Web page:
British Historical Fiction

This is an index post of historical fiction set in Britain that I originally published in November 2016. I’ve just updated to keep it current. The order of books is roughly chronological.

Ancient and Legendary Britain
Stonehenge, Bernard Cornwell
The Winter King: A Story of Arthur, Bernard Cornwell
Enemy of God: A Story of Arthur, Bernard Cornwell
Excalibur: A Story of Arthur, Bernard Cornwell

Roman Britain
Under the Eagle, Simon Scarrow
The Eagle’s Conquest, Simon Scarrow
When the Eagle Hunts, Simon Scarrow
The Eagle and the Wolves, Simon Scarrow

The Birth of England: Anglo-Saxons and the Viking Era
The Last Kingdom, Bernard Cornwell
The Pale Horseman, Bernard Cornwell
Lords of the North, Bernard Cornwell
Sword Song: the Battle for London, Bernard Cornwell
The Burning Land, Bernard Cornwell
Death of Kings, Bernard Cornwell
The Pagan Lord, Bernard Cornwell
The Empty Throne, Bernard Cornwell
Warriors of the Storm, Bernard Cornwell
The Flame Bearer, Bernard Cornwell
War of the Wolf, Bernard Cornwell
The Sword of Kings, Bernard Cornwell
Hood, Stephen Lawhead
Scarlet,  Stephen Lawhead
Finn Gall, James Nelson (IRISH EXTRA)
Dubh-Linn,  James Nelson. (IRISH EXTRA)

High Middle Ages
Captive Queen: A Novel of Eleanor of Acquitaine, Alison Weir
In a Dark Wood, Michael Cadnum
Here There Be Dragons, Sharon Penfield
Cruel as the Grave, Sharon Penfield
The Archer’s Tale, Bernard Cornwell
1356, Bernard Cornwell
Heretic, Bernard Cornwell
Azincourt, Bernard Cornwell

Tudors, Stewarts
Katherine of Aragon: the True Queen, Alison Weir
The Other Queen, Phillipa Gregory
The Lady Elizabeth, Alison Weir
The Marriage Game, Alison Weir
Armada, John Stack
Come Rack! Come Rope!Robert Hugh Benson
Innocent Traitor, Alison Weir
Fools and Mortals, Bernard Cornwell

Age of Discovery and Early Empire
A Conspiracy of Paper, David Liss
A Spectacle of Corruption, David Liss
The Fort: A Novel of the Revolutionary War, Bernard Cornwell
Redcoat, Bernard Cornwell
Sharpe’s Tiger, Bernard Cornwell
Sharpe’s Triumph, Bernard Cornwell
Sharpe’s Fortress, Bernard Cornwell

England against the World: the Napoleonic Era
The Life and Times of Horatio Hornblower, C. Northcote Parkinson
Young Hornblower, C.S. Forester
Captain Horatio Hornblower, C.S. Forester
Commodore Hornblower, C.S. Forester
Lord Hornblower, C.S. Forester
Hornblower and the Hotspur, C.S. Forester
Hornblower during the Crisis, C.S. Forester
Admiral Hornblower in the West Indies, C.S. Forester
Master and Commander, Patrick O’Brien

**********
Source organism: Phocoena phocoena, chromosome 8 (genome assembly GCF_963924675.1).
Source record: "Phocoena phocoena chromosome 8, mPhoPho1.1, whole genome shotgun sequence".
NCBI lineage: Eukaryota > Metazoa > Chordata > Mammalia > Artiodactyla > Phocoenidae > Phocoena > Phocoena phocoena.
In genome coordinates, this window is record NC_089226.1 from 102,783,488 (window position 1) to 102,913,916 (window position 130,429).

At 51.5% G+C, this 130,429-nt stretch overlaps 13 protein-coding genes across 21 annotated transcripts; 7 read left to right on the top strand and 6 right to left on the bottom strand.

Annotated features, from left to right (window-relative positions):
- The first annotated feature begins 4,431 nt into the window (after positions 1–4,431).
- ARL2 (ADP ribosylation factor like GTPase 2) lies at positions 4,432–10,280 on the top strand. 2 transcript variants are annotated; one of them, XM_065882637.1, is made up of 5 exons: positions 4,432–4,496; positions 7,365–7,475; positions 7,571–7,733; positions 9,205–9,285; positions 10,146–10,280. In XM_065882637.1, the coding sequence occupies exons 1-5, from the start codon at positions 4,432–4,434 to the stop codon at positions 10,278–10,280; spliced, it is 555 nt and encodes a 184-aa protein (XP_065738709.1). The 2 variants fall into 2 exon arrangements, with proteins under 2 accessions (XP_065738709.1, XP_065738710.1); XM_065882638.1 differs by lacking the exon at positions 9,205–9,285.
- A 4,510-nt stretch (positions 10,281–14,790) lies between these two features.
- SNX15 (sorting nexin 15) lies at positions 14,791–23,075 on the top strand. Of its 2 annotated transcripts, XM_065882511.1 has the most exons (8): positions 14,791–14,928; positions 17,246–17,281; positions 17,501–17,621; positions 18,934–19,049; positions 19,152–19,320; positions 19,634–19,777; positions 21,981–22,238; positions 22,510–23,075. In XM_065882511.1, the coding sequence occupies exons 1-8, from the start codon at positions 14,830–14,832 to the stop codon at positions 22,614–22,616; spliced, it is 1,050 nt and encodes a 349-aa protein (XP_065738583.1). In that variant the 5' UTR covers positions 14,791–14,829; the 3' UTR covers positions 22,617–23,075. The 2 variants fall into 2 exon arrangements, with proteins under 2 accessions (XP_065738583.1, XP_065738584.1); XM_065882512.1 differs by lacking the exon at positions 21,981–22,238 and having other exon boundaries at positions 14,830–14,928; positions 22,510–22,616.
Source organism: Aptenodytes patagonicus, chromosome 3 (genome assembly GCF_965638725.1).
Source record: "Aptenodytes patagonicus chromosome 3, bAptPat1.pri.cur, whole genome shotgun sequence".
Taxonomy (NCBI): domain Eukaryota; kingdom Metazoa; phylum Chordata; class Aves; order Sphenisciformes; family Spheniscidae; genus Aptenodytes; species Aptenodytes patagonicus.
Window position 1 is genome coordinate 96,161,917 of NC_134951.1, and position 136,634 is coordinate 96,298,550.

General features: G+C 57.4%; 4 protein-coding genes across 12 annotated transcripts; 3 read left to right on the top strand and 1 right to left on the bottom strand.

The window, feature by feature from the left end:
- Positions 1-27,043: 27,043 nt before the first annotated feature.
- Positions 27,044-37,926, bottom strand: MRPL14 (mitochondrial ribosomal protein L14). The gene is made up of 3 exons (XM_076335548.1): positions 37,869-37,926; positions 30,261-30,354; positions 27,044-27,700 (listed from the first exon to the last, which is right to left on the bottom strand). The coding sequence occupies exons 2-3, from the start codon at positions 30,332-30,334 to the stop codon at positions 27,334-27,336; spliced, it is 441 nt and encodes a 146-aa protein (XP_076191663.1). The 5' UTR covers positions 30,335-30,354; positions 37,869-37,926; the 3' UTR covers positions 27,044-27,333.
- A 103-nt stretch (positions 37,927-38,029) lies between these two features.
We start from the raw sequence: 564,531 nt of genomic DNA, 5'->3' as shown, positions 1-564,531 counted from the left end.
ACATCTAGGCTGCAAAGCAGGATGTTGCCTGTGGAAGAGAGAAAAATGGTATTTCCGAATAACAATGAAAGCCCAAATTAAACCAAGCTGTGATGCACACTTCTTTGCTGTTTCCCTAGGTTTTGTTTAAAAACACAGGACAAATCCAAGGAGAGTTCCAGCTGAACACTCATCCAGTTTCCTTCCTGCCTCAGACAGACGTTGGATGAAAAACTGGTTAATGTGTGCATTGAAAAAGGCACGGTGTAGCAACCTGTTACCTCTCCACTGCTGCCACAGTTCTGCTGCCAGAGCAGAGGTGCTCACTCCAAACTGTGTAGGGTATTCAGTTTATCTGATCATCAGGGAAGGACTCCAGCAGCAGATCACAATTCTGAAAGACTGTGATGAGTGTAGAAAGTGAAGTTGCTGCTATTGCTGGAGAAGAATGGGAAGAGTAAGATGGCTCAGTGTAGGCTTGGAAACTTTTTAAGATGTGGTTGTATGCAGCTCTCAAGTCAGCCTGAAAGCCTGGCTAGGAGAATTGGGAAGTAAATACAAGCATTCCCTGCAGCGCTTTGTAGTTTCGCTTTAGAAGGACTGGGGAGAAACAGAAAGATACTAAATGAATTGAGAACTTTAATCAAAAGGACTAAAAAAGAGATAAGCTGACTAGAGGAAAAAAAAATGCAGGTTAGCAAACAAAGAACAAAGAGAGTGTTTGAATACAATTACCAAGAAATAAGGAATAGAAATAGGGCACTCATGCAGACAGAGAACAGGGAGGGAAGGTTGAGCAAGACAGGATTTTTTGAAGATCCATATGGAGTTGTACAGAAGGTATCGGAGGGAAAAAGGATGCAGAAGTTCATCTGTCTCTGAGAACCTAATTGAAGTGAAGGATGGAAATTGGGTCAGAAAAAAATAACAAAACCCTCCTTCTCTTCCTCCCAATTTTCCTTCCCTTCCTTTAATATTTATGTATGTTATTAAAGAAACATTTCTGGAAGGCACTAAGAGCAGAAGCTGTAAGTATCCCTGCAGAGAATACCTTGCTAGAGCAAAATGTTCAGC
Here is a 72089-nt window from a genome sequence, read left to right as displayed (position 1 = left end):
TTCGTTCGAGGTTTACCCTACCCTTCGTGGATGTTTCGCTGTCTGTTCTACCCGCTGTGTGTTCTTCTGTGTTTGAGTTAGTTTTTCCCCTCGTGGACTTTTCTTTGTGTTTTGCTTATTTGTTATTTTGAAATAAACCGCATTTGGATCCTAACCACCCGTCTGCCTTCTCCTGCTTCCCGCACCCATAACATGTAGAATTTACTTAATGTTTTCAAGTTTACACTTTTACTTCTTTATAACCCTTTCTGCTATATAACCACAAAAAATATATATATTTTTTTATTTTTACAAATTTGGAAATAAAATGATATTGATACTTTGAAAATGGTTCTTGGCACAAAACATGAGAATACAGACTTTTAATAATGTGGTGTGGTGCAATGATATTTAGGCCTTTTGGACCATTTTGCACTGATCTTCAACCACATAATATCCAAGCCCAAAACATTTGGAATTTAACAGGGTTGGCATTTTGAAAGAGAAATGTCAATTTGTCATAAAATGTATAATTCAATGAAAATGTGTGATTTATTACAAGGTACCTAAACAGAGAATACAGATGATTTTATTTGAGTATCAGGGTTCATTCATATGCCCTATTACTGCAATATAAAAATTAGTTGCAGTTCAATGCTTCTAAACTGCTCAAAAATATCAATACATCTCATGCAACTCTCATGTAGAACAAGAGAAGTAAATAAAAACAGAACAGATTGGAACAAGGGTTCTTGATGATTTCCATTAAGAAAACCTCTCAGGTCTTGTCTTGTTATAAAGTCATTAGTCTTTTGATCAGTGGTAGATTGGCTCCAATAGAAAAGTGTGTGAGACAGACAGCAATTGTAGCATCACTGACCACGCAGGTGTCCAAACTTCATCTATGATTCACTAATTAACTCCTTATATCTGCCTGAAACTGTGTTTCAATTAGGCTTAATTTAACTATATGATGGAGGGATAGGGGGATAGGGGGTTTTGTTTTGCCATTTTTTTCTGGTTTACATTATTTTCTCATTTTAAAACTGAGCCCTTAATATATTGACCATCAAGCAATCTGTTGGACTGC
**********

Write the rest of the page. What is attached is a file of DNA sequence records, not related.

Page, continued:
Sharpe’s Rifles, Bernard Cornwell
Sharpe’s Eagle, Bernard Cornwell
Sharpe’s Trafalgar, Bernard Cornwell
Sharpe’s Havoc, Bernard Cornwell
Sharpe’s Gold, Bernard Cornwell
Sharpe’s Escape, Bernard Cornwell
Sharpe’s Fury, Bernard Cornwell
Sharpe’s Battle, Bernard Cornwell
Sharpe’s Company, Bernard Cornwell
Sharpe’s Sword, Bernard Cornwell
Sharpe’s Enemy, Bernard Cornwell
Sharpe’s Honor, Bernard Cornwell
Sharpe’s Regiment, Bernard Cornwell
Sharpe’s Siege, Bernard Cornwell
Sharpe’s Revenge, Bernard Cornwell
Waterloo, Bernard Cornwell
Sharpe’s Christmas, Bernard Cornwell
Rifleman Dodd and The Gun, C.S. Forester

…and thereafter
Gallows Thief, Bernard Cornwell
The Scarlet Thief, Paul Fraser Collard (Crimea)
Aces over Ypres, John Stack (WW1)
The Bright Blue Son, Max Hennessey (WW1)
Enigma, Robert Harris (WW2)



About smellincoffee

Citizen, librarian, reader with a boundless wonder for the world and a curiosity about all the beings inside it.
This entry was posted in historical fiction and tagged , , , . Bookmark the permalink.

5 Responses to British Historical Fiction

  1. Wow! What a great list! I am envious of your reading range and accomplishments. I still haven't gotten around the Cornwell, even though you recommended it previously. I now want to add some of the Weir books. Thanks for your great posting/list. All the best from my new blog name/address —

  2. CyberKitten says:

    Or essential the fictional history of England by Bernard Cornwell [grin]… Not that it's a BAD thing you understand [lol]

    Then again quite a bit of my historical fiction is also Cornwell, Weir and Gregory… and I started 1356 today… So what can I say!

  3. CyberKitten says:

    Oh, and I can recommend to add to your list:

    Remarkable Creatures by Tracy Chevalier
    Company of Liars by Karen Maitland and
    Turbulence by Giles Foden

  4. Stephen says:

    Those first two are definitely a far cry from all my sword-and spear tales!

  5. CyberKitten says:

    English history does have a *few* quiet bits – but they're usually edited out as being too boring [grin].

Leave a Reply

Fill in your details below or click an icon to log in: Logo

You are commenting using your account. Log Out /  Change )

Twitter picture

You are commenting using your Twitter account. Log Out /  Change )

Facebook photo

You are commenting using your Facebook account. Log Out /  Change )

Connecting to %s